Cognitive processing therapy involves putting the traumatic events into an ordered more controlled state. During a traumatic event, the prefrontal cortex (the rational brain) funnels all of its energy into the limbic system (animal-emotional brain) to keep the individual safe. The problem though, is once the traumatic event ceases, the rational brain has no recollection of the event and is unable to process/move on from the event. In cognitive processing therapy, we work to construct a narrative of what happened so you can move on, put the trauma behind you and better manage your symptoms.
Trauma Focused Cognitive Behavioral Therapy utilizes many of the traditional Cognitive Behavioral techniques with an increase on behavioral calming skills and thinking strategies to bring down distress. Even gaining an education of how trauma affects the brain and body can be helpful in moving on.
EMDR stands for eye movement desensitization and reprocessing and is quickly becoming the gold standard in treating simple and complex trauma. EMDR works through bilateral stimulation, engaging the right and left sides of the brain using either eye movements, tapping, lights, vibration and other form of stimulation in an alternating fashion.
EMDR is applied while the client focuses on a distressing event or negative belief. The level of distress decreases as the brain creates new connections. EMDR can be used as a stand alone treatment or in addition to some of the other treatments mentioned above.
OK, but starting therapy is so challenging!
What will my friends and family say?
Fearing the stigma of “being in therapy” is very common. The good news is that you don’t have to tell anyone you’re in therapy if you don’t want to. Although involving family and friends can be helpful, it is not always necessary to achieve significant results. We are also bound legally and ethically to confidentially, so you can rest assured that your private sensitive history will remain that way.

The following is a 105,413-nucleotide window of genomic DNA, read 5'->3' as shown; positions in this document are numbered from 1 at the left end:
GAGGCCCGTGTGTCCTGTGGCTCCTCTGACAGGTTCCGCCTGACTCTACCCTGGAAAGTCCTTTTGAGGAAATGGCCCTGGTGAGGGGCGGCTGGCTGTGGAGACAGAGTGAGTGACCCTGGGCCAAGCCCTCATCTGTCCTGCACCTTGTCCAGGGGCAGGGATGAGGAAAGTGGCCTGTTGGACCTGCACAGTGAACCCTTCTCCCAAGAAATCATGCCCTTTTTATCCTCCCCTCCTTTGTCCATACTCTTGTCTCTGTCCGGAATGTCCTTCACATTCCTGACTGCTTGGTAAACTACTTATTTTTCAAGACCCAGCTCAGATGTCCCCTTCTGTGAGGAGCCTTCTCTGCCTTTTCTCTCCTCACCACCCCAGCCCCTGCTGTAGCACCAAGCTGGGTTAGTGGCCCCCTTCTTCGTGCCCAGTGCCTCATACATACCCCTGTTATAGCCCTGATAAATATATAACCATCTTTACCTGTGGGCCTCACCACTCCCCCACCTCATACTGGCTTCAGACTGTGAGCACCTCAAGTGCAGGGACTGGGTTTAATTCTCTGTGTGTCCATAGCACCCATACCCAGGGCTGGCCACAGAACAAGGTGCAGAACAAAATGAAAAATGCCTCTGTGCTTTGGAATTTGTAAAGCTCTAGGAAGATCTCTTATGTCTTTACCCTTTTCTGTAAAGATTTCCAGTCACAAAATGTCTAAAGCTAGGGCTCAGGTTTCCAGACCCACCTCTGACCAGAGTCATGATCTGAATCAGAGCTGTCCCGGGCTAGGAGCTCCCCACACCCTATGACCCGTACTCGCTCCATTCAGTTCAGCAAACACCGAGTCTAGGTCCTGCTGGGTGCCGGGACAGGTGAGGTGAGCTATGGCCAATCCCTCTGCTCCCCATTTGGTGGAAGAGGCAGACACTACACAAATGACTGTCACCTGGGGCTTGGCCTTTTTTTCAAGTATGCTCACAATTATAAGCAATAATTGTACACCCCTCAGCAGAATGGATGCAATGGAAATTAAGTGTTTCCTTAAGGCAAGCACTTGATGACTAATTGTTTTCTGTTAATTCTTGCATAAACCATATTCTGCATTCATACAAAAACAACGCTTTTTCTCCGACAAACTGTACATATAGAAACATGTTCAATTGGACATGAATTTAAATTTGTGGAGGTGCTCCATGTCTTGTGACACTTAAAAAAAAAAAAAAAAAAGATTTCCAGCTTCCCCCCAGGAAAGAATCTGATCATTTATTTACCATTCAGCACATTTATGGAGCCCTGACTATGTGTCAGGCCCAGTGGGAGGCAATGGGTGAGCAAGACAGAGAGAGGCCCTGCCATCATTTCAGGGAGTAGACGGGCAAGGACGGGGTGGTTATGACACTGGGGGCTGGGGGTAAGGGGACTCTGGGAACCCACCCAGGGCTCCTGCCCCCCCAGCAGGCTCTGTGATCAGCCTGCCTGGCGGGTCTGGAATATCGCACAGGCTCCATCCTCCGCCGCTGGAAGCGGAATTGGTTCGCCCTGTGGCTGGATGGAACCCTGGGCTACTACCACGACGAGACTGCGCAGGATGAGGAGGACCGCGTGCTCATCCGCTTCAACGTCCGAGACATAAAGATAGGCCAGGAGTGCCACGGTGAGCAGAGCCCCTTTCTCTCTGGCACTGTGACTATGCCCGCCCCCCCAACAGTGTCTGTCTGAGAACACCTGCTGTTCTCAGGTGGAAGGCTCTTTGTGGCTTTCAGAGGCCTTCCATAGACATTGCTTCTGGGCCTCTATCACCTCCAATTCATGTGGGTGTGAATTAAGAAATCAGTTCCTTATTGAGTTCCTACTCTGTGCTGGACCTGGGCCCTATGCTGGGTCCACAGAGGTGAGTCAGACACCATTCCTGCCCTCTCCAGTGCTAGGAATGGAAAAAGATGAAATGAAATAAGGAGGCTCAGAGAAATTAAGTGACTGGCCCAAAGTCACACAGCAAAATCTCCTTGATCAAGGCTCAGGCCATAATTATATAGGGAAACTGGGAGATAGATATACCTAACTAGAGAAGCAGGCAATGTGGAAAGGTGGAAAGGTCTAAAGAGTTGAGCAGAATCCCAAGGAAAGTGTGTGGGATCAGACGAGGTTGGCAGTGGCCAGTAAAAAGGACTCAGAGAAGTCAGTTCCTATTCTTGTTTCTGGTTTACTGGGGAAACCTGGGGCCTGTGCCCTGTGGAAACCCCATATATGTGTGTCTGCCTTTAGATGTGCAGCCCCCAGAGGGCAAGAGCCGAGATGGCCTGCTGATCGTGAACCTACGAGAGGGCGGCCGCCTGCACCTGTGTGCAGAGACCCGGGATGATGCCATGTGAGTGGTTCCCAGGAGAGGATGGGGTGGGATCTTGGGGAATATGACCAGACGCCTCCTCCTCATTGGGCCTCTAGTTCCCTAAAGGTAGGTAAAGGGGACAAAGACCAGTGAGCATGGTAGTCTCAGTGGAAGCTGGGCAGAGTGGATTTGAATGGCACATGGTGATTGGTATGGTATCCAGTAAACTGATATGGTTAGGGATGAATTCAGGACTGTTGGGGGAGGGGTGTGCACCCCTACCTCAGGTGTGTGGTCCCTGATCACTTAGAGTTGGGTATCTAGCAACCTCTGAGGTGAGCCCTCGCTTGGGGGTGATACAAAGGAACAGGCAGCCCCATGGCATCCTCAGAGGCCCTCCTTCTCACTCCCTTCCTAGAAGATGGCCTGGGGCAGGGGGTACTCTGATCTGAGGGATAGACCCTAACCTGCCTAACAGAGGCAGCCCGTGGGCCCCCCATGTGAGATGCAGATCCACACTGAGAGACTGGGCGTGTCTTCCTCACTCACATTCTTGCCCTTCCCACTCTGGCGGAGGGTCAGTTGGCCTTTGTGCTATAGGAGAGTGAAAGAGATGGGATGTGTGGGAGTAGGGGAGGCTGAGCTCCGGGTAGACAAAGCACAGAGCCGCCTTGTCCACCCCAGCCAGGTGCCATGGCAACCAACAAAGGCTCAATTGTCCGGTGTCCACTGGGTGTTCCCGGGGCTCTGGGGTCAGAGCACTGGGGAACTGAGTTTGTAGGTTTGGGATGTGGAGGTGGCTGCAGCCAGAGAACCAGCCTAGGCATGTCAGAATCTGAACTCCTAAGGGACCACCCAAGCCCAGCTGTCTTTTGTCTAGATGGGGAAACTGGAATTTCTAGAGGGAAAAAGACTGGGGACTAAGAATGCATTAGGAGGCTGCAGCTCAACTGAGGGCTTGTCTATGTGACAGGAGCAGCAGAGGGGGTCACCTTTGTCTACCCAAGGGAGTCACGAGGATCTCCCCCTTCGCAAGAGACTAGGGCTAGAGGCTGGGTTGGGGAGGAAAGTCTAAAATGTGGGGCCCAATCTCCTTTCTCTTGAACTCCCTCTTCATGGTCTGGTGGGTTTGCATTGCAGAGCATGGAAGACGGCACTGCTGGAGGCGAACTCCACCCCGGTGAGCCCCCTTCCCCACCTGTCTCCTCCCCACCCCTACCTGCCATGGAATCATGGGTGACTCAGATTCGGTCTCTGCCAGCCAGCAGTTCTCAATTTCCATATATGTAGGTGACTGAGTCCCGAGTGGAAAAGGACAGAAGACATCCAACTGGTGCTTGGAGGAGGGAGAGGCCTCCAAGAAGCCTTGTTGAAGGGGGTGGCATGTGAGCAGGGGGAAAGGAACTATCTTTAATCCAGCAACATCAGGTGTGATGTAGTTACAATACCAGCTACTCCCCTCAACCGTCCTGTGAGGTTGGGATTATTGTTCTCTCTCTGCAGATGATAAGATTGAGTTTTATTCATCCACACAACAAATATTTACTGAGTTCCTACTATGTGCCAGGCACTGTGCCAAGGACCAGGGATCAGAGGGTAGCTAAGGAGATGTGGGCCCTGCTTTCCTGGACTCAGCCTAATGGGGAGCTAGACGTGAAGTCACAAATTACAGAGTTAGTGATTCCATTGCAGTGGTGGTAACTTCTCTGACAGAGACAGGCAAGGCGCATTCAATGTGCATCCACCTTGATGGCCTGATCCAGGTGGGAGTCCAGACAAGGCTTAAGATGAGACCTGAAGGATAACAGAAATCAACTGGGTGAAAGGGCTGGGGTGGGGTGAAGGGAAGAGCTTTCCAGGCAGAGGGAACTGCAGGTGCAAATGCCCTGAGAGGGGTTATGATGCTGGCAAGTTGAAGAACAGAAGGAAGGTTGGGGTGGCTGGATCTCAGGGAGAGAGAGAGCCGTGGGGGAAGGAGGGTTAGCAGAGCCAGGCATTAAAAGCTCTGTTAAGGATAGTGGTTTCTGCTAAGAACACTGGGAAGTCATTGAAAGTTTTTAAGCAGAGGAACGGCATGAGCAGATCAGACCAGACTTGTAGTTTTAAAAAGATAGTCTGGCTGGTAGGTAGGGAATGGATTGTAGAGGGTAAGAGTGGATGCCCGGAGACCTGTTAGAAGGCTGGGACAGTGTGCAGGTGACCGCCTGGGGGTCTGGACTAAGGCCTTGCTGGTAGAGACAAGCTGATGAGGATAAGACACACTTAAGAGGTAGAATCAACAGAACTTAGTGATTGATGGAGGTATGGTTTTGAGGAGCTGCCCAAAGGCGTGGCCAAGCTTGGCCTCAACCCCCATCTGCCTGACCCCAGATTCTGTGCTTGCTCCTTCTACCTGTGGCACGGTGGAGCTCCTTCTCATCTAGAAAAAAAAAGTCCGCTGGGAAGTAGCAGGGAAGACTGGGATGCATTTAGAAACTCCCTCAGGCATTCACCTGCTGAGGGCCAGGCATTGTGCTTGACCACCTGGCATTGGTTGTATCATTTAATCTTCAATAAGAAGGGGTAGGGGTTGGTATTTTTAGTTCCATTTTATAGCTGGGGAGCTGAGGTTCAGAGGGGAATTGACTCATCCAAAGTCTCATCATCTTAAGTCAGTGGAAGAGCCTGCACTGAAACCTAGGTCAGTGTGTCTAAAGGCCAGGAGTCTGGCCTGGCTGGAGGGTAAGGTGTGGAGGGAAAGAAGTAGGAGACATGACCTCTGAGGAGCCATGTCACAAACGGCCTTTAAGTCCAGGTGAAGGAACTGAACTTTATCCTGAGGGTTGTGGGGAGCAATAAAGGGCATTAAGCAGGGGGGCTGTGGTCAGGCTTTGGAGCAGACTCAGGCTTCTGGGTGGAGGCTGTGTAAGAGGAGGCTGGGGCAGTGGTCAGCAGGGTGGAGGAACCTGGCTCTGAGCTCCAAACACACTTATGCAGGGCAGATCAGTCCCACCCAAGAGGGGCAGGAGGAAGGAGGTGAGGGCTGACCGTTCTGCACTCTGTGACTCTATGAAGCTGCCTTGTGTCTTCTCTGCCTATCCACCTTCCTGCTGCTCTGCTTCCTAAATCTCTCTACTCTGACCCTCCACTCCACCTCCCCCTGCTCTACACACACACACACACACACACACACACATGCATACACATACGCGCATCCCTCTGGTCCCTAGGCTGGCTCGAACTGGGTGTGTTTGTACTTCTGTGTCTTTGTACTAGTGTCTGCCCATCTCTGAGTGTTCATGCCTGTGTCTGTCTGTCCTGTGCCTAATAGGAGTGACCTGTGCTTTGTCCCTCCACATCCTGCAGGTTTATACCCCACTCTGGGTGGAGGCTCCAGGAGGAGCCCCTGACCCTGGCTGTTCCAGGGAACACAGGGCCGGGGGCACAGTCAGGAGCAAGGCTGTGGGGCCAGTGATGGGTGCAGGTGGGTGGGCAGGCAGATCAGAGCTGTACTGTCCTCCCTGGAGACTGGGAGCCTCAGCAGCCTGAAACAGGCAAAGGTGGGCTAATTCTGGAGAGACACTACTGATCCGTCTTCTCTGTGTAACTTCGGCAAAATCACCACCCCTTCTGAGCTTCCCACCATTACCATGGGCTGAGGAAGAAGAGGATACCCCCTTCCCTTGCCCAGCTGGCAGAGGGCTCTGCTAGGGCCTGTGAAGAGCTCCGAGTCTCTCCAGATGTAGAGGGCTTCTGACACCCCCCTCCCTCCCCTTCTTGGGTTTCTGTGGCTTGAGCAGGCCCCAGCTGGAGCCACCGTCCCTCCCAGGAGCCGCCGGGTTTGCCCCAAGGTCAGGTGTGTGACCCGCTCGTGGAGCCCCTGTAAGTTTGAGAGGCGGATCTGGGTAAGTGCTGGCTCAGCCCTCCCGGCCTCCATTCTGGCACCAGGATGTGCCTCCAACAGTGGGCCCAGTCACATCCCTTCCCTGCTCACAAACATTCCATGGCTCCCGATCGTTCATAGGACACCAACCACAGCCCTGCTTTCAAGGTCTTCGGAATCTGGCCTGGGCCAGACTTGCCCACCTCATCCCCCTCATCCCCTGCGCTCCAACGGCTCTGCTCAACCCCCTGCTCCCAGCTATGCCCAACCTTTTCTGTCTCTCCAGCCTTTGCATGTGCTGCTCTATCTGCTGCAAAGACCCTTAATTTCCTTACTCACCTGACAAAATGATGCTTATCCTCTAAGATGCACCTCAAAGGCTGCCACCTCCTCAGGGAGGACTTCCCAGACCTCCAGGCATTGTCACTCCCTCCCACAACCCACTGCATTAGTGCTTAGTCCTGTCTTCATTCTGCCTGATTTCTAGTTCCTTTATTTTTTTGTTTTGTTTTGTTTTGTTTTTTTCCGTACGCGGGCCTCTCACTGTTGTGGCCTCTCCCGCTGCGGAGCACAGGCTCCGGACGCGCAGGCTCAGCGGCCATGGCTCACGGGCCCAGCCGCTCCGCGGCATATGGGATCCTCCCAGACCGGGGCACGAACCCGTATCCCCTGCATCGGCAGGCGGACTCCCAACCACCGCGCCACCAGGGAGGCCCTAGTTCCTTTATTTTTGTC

Therapy is a lot more accepted now than it once was. A recent study showed that 20 percent of all adult Americans are in therapy currently or have been in the past 12 months.
It’s OK to still feel on the fence.
You can rest assured there are many studies when it related to trauma-related interventions and because of the different types of trauma, an individuated plan of treatment is a must. With that being said, a study from the Veteran Affairs showed that nearly half of veterans who completed cognitive processing therapy alone no longer met criteria for post-traumatic stress disorder.
Contact us if you have any questions or concerns. We offer complimentary no risk 15-minute consultations to make sure we are the right fit for your needs. We will happily refer you to another practice if we feel they will be a better fit.
We wish you well on your journey of recovery from trauma!
Check out our blog below for more info on trauma!